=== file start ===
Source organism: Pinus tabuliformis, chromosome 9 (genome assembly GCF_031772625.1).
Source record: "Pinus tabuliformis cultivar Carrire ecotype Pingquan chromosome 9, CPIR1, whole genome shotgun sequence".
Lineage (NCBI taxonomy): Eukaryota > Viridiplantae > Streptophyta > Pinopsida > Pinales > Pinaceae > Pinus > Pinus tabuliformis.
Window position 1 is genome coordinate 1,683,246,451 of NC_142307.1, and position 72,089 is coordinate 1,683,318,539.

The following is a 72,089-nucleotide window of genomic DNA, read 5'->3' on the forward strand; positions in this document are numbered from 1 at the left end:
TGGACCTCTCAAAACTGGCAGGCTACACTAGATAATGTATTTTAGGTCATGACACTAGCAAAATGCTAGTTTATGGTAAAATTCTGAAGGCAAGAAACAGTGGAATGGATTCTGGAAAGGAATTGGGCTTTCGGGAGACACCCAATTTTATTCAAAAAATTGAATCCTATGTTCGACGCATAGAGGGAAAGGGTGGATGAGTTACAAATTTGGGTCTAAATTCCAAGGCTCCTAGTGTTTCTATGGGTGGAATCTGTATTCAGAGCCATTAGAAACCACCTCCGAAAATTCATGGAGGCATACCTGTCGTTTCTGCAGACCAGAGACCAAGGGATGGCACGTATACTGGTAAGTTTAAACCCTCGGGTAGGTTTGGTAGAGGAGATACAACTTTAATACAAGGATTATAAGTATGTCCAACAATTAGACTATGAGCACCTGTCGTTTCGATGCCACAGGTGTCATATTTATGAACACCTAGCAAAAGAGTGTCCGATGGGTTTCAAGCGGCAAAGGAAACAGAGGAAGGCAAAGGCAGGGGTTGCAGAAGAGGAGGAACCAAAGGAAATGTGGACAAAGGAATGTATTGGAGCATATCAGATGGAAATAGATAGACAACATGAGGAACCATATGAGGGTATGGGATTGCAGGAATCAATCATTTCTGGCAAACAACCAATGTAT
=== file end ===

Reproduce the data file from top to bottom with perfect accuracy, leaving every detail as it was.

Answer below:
Source organism: Pinus tabuliformis, chromosome 9 (genome assembly GCF_031772625.1).
Source record: "Pinus tabuliformis cultivar Carrire ecotype Pingquan chromosome 9, CPIR1, whole genome shotgun sequence".
Lineage (NCBI taxonomy): Eukaryota > Viridiplantae > Streptophyta > Pinopsida > Pinales > Pinaceae > Pinus > Pinus tabuliformis.
Window position 1 is genome coordinate 1,683,246,451 of NC_142307.1, and position 72,089 is coordinate 1,683,318,539.

The following is a 72,089-nucleotide window of genomic DNA, read 5'->3' on the forward strand; positions in this document are numbered from 1 at the left end:
TGGACCTCTCAAAACTGGCAGGCTACACTAGATAATGTATTTTAGGTCATGACACTAGCAAAATGCTAGTTTATGGTAAAATTCTGAAGGCAAGAAACAGTGGAATGGATTCTGGAAAGGAATTGGGCTTTCGGGAGACACCCAATTTTATTCAAAAAATTGAATCCTATGTTCGACGCATAGAGGGAAAGGGTGGATGAGTTACAAATTTGGGTCTAAATTCCAAGGCTCCTAGTGTTTCTATGGGTGGAATCTGTATTCAGAGCCATTAGAAACCACCTCCGAAAATTCATGGAGGCATACCTGTCGTTTCTGCAGACCAGAGACCAAGGGATGGCACGTATACTGGTAAGTTTAAACCCTCGGGTAGGTTTGGTAGAGGAGATACAACTTTAATACAAGGATTATAAGTATGTCCAACAATTAGACTATGAGCACCTGTCGTTTCGATGCCACAGGTGTCATATTTATGAACACCTAGCAAAAGAGTGTCCGATGGGTTTCAAGCGGCAAAGGAAACAGAGGAAGGCAAAGGCAGGGGTTGCAGAAGAGGAGGAACCAAAGGAAATGTGGACAAAGGAATGTATTGGAGCATATCAGATGGAAATAGATAGACAACATGAGGAACCATATGAGGGTATGGGATTGCAGGAATCAATCATTTCTGGCAAACAACCAATGTAT